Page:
Macrophages are thought to play a role in the physiological CD4+ T cell depletion in healthy individuals (38). Our results support this observation, and point to macrophages as having a major role in FasL-dependent apoptosis of susceptible CD4+ T cells from HIV-infected patients (29, 30). The state of activation, and thus of susceptibility, of the CD4+ T cell, and not the state of differentiation or HIV infection of the macrophage, may be the critical factor regulating CD4+ T cell apoptosis. Abundant data supports that CD4+ T cells from HIV-infected individuals, even at early stages of the disease, are highly activated (51, 52). Although the mechanism(s) leading to aberrant T cell activation in HIV-infected individuals remain unknown, they may be related to the degree of viral load. Decreases in viral load correlates with decreased CD4+ T cell depletion (53, 54). If HIV-dependent mechanisms result in CD4+ T cell activation and potential susceptibility to apoptosis, reductions of viral load should decrease the state of T cell activation and hence susceptibility to apoptosis.
Characterization of the molecules responsible for inducing apoptosis of CD4+ T cells from HIV-infected individuals is important to advance our knowledge of the cause of CD4+ T cell depletion. The participation of FasL in mediating the apoptosis triggered by MDM was not unexpected based on the recent identification of FasL in MDM (40) and the observed enhanced susceptibility to FasL in PBL from HIV-infected individuals (29). However, it was surprising to observe that TNF could also play a role in inducing apoptosis of CD4+ T lymphocytes from HIV-infected individuals. Recent studies indicate that Fas ligand triggers apoptosis of T lymphocytes earlier than TNF (9). Although we did not address this time sequence in our experimental design, MDMs and CD4+ T lymphocytes were coincubated for 48 h so that the potential effect of both apoptotic inducing ligands could be detected. The role of TNF as an apoptotic inducing ligand in macrophages may be relevant to HIV pathogenesis. Increased TNF and TNFR levels are observed in HIV-infected individuals and correlate with CD4+ T cell depletion (26, 27), and our results suggest that this receptor/ligand family may play a key role in directly causing CD4+ T cell apoptosis. Such prediction is supported by the recent observation that TNF, aside from FasL, is partially responsible for activation-induced T lymphocyte apoptosis in animal models (9, 29), and that antigen-induced apoptosis of CD4+ T cells from HIV-infected individuals may be mediated by TNF (55). Our results also indicate that while Fas ligand and TNF appear to be the major mediators of apoptosis of CD4+ T lymphocytes by MDMs, in a small number of patients, additional MDMmediated apoptosis independent from TNF and/or Fas ligand was observed. This suggests that other ligands known to induce apoptosis may play a role. TRAIL (Apo-2L) is a new member of the TNF family with apoptotic inducing capability (7, 55). Likewise, lymphotoxin has also been recently suggested to play a role in the apoptosis of CD4+ T lymphocytes from HIV-infected individuals (56). Based on this, additional experiments should determine whether any of these two ligands participate in MDM-induced apoptosis of CD4+ T lymphocytes from HIV-infected individuals.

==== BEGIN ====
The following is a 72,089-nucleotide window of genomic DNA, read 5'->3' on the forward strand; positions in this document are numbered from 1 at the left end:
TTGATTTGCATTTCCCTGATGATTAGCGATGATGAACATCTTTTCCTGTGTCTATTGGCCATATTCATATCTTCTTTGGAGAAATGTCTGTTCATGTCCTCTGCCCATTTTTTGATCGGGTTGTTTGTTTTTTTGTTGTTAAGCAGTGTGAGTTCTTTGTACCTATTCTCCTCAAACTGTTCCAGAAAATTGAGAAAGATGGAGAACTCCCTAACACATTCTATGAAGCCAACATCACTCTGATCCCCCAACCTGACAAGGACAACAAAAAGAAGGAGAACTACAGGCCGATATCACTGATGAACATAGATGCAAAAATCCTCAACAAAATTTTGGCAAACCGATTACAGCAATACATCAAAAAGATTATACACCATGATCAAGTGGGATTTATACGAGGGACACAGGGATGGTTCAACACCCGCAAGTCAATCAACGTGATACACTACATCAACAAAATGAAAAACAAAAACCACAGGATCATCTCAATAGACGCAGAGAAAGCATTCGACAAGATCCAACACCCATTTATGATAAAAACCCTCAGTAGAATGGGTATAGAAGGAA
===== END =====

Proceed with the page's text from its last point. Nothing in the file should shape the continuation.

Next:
Although our study was aimed at identifying basic mechanisms that participate in the enhanced apoptosis of CD4+ T cells, their relevance to HIV pathogenesis needs to be validated in clinical studies. Correlation of viral load and CD4+ T cell number with susceptibility of CD4+ T cells to FasL and TNF needs to be established. Level and localization of the expression of these ligands in lymphoid tissue and organs from HIV-infected individuals also needs to be addressed. Characterization of the mechanisms that lead to enhanced susceptibility to lymphocyte apoptosis and the abnormal regulation of apoptosis-inducing ligands in HIVinfected patients would allow future therapeutical interventions to reduce or control virus-dependent enhanced CD4+ T cell depletion.
We would like to acknowledge the excellent secretarial assistance of Mr. Douglas Hauschild.
Drs. Badley and Dockrell contributed equally to this work.
1Abbreviation used in this paper: MDM, monocyte derived macrophage.
Address correspondence to Dr. Carlos V. Paya, Division of Infectious Diseases, Mayo Clinic, 200 First Street SW, Guggenheim 501, Rochester, MN 55905.